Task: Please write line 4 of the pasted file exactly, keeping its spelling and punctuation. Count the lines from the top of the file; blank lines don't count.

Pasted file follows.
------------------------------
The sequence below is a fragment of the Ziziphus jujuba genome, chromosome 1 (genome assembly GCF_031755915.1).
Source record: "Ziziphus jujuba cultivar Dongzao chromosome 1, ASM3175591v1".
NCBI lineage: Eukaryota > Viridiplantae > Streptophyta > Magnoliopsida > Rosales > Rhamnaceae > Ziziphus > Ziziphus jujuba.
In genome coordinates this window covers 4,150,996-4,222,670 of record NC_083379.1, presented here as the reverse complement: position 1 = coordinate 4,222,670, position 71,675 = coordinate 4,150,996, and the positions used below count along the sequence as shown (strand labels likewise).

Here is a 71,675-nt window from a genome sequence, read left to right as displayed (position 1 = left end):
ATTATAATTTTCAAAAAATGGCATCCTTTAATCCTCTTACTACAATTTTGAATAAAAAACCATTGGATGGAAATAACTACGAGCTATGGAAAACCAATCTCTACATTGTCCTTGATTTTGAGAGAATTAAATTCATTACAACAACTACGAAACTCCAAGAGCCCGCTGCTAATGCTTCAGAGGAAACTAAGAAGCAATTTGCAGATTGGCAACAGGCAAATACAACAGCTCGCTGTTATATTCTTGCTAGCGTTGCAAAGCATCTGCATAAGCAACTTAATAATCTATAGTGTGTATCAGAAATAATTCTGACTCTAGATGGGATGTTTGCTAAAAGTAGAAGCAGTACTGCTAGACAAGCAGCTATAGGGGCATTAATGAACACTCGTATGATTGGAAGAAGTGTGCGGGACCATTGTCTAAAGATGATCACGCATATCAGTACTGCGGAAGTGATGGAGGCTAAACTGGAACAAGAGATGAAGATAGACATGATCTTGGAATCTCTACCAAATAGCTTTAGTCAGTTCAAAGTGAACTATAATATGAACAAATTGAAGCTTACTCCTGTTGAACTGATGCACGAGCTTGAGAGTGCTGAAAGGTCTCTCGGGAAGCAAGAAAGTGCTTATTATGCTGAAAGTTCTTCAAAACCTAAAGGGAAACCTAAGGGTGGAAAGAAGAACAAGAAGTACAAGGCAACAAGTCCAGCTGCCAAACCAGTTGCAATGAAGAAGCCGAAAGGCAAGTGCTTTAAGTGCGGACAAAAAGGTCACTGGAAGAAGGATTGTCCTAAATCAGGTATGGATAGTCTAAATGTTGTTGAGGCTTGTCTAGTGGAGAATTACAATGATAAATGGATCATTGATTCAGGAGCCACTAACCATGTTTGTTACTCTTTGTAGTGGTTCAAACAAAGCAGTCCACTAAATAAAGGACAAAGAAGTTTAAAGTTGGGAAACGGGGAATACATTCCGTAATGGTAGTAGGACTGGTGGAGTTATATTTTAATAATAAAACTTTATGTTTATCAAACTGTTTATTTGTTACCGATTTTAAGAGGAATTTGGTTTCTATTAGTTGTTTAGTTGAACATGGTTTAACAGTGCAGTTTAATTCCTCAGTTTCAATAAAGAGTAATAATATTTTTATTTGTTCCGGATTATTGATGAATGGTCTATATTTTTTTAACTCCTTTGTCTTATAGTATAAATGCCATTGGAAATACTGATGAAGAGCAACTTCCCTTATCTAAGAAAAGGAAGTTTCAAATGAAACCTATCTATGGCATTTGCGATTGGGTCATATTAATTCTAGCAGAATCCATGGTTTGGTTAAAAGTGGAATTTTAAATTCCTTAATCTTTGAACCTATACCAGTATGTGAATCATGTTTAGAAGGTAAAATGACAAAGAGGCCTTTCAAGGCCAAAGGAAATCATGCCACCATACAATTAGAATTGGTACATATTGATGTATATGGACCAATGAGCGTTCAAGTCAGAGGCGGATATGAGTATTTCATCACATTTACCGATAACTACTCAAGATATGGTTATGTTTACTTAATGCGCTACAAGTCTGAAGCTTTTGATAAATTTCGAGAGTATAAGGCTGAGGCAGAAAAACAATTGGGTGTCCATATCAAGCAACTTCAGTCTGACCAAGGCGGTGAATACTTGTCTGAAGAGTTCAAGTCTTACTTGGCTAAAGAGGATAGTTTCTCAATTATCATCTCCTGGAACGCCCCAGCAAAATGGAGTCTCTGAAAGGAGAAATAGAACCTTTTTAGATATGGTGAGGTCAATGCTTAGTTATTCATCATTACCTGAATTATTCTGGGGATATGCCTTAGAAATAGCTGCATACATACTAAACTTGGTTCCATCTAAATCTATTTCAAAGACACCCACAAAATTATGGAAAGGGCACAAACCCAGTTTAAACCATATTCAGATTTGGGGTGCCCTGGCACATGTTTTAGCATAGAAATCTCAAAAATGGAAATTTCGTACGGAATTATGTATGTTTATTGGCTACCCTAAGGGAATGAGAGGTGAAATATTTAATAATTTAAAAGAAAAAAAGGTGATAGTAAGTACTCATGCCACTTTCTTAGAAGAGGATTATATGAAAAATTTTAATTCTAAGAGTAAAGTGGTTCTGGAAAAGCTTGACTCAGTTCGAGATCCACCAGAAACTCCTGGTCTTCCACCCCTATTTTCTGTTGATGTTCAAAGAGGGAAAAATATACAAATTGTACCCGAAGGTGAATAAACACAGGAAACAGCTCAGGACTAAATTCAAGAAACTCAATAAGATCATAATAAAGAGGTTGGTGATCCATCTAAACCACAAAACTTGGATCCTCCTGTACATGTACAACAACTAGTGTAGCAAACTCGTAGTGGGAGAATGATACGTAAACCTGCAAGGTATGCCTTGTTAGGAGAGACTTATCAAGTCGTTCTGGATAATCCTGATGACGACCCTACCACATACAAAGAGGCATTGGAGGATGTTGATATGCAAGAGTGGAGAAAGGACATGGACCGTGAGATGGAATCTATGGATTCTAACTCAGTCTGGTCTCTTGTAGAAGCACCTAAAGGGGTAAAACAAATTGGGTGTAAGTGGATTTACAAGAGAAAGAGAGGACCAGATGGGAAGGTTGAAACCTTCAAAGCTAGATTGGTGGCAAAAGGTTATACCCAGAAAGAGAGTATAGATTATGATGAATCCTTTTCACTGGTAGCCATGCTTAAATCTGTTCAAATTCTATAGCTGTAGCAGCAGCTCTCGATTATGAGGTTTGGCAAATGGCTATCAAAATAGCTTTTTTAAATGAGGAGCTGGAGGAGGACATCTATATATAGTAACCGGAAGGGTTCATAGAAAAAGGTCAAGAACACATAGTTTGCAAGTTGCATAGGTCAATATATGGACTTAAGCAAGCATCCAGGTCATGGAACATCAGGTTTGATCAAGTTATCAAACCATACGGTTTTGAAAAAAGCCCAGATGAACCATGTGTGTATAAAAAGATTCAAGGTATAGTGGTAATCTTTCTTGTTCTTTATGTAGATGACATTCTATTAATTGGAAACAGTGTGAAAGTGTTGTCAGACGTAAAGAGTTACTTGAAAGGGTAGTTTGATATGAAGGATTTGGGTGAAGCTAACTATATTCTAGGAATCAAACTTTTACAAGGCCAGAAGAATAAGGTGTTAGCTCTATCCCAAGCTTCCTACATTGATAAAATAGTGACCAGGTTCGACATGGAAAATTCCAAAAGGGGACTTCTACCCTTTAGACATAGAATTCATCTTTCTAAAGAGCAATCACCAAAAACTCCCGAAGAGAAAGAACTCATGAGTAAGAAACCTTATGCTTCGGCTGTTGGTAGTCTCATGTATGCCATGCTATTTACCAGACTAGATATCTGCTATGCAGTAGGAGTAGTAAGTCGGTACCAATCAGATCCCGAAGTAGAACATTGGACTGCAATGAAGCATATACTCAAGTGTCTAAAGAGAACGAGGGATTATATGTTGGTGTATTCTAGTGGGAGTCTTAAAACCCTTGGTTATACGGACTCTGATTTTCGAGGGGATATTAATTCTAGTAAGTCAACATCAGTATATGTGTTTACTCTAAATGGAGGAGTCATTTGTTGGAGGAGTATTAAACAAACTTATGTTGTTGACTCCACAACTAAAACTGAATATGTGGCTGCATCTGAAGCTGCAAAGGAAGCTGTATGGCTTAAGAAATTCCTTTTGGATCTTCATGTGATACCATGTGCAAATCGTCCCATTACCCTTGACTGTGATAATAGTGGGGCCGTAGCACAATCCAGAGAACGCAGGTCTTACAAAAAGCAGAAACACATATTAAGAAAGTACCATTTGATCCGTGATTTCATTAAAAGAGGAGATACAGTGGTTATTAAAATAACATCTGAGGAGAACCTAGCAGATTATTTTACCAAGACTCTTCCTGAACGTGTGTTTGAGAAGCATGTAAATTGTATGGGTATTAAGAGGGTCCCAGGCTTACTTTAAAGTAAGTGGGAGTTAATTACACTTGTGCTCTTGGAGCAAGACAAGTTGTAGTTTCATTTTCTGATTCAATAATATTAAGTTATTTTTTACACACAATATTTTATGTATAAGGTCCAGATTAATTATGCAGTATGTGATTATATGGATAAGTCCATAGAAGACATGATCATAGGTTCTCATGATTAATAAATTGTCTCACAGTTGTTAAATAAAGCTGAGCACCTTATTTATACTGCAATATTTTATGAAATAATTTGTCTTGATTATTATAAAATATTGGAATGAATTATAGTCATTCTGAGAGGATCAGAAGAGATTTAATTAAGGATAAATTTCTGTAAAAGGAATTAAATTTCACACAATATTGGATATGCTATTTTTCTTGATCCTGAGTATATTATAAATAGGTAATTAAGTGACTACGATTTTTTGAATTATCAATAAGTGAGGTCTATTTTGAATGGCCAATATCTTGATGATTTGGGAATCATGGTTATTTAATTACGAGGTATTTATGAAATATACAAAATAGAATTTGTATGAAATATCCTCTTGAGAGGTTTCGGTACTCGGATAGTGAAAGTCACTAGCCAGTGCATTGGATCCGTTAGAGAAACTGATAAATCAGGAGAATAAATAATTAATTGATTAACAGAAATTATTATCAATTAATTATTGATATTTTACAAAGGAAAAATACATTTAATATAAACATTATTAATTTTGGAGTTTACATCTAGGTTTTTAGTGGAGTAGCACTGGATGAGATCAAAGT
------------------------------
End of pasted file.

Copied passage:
In genome coordinates this window covers 4,150,996-4,222,670 of record NC_083379.1, presented here as the reverse complement: position 1 = coordinate 4,222,670, position 71,675 = coordinate 4,150,996, and the positions used below count along the sequence as shown (strand labels likewise).